Tiny But Mighty: Detroit's 4 Smallest V8 Performance Engines
Historically, automotive enthusiasts have adopted a 'bigger is better' mentality when discussing V8 engines. The golden age of muscle cars certainly reinforced the indelible link between cubic inches and horsepower, but even in the 1960s Detroit engineers were trying to create smaller and smarter engines that produced power without relying exclusively on displacement.
Fast-forward to the 90s where small V8 engines enjoyed a brief day in the sun, often subbing in for bigger units in performance platforms that had been designed with more modest motors in mind. Still, the same technology that made them appealing to automakers seeking pint-size power would soon achieve similar results with less expensive V6 and four-cylinder engines, closing the window on small displacement V8s after a decade or so of production.
Let's take a closer look at Detroit's four smallest V8 performance engines.
Buick/Oldsmobile/Pontiac 215 V8
General Motors had been a V8 pioneer through the Cadillac brand, and by the late 1950s it was looking to innovate again with an advanced eight-cylinder engine. This time it was Buick that would lead the charge with an all-aluminum, relatively high compression 215 cubic inch (3.5-liter) V8. Offering between 155 and 200 horsepower, depending on compression ratio and carburetion, the motor topped out at 230 lb-ft of torque, or more than one lb-ft per cubic inch.
GM would stuff the 215 in Pontiacs, Oldsmobiles, and Buicks alike, and with a weight of between 320 and 350 lbs it was a good fit for the compact cars of the era. In 1962 the motor would even briefly get the turbocharger treatment in the Jetfire, making it (just before the same-year Corvair Monza Spyder) the first production turbo in history. Good for 215 horses and a whopping 300 lb-ft of torque, the finicky setup was ahead of its time and by 1963 it had been retired.
Buick would stop making the standard 215 that same year, citing the higher production costs associated with the aluminum block. General Motors would end up selling the rights to the design to an unlikely partner—Rover Group—which would go on to stuff the 3.5-liter V8 into a wide variety of cars and trucks for decades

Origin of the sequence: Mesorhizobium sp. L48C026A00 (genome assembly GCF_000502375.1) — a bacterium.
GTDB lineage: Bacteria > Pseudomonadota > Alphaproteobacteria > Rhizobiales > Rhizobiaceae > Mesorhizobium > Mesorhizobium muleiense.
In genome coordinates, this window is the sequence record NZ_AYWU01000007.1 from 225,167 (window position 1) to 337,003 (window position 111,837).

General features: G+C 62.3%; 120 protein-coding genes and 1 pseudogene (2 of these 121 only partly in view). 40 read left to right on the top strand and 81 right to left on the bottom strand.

Ford 3.4-liter V8
In the mid-90s, Ford had a sport sedan problem. The previous-generation Taurus SHO had offered enthusiasts an unusual, but fun V6-powered front-puller that featured a Yamaha-tuned engine under the hood, but no such drivetrain was available for the all-new version of the car that debuted in 1996.
Instead, the Blue Oval would once again ask Yamaha to work its magic, only this time reworking the Duratec V6 into a slightly larger V8. This added roughly a liter of extra displacement and in the process created the smallest domestic V8 ever offered in a production vehicle.
The 3.4-liter V8 developed 235 horsepower and 230 lb-ft of torque. The aluminum engine would be offered until 1999, when the SHO would leave the market.
Oldsmobile Aurora 4.0-liter V8
Just a touch larger than the Ford Taurus SHO's eight-cylinder engine was the 4.0-liter small displacement V8 found in the Oldsmobile Aurora. Roughly the same size as the Taurus, although aimed at a more upscale crowd, the Aurora was an attempt to relaunch Oldsmobile in the 1990s as a sportier alternative to Japanese luxury marques.
The Aurora's 4.0-liter motor was actually a somewhat smaller version of Cadillac's Northstar V8, which had been designed for use in transverse engine bays by front-wheel drive cars. Sharing many design similarities, the 32-valve motor dropped 40 ponies to offer 250 horsepower and 260 lb-ft of torque.
Although the Aurora wouldn't be able to save Oldsmobile during its 1995-1999 run, its V8 would go on to find fame in the Indy Racing League, with GM serving as the primary engine supplier for the series.
Ford/Jaguar 3.9-liter V8
This one's a bit of a mutt. After Ford purchased the Jaguar brand in the 1990s, it was time to modernize the aging selection of drivetrains available to the luxury automaker. The result was the AJ-V8, a motor that would also be offered as a six-cylinder, and which would carry Jaguar forward for many years to come.
If the AJ had only been available in Jaguar products, then it wouldn't have a place in this article. However, a version of the motor—the AJ30/AJ35—would actually be built by Ford for use in several of its own vehicles. Stuffed in the DEW-platform Lincoln LS and Ford Thunderbird, this 3.9-liter engine would produce between 252 horsepower (2000-2002) and 280 horsepower (2003-2006), along with a top torque rating of 286 lb-ft.
Surprisingly, once DEW had left the building, the AJ was never seen wearing FoMoCo blue ever again. This was largely due to the fact that Ford had walked away from rear-wheel drive outside of the Mustang and the aging body-on-frame Panther cars (Crown Victoria, Lincoln Town Car, Mercury Grand Marquis).
While these motors might not have lived long, some managed to last forever. Check out these unkillable hunks of Detroit iron.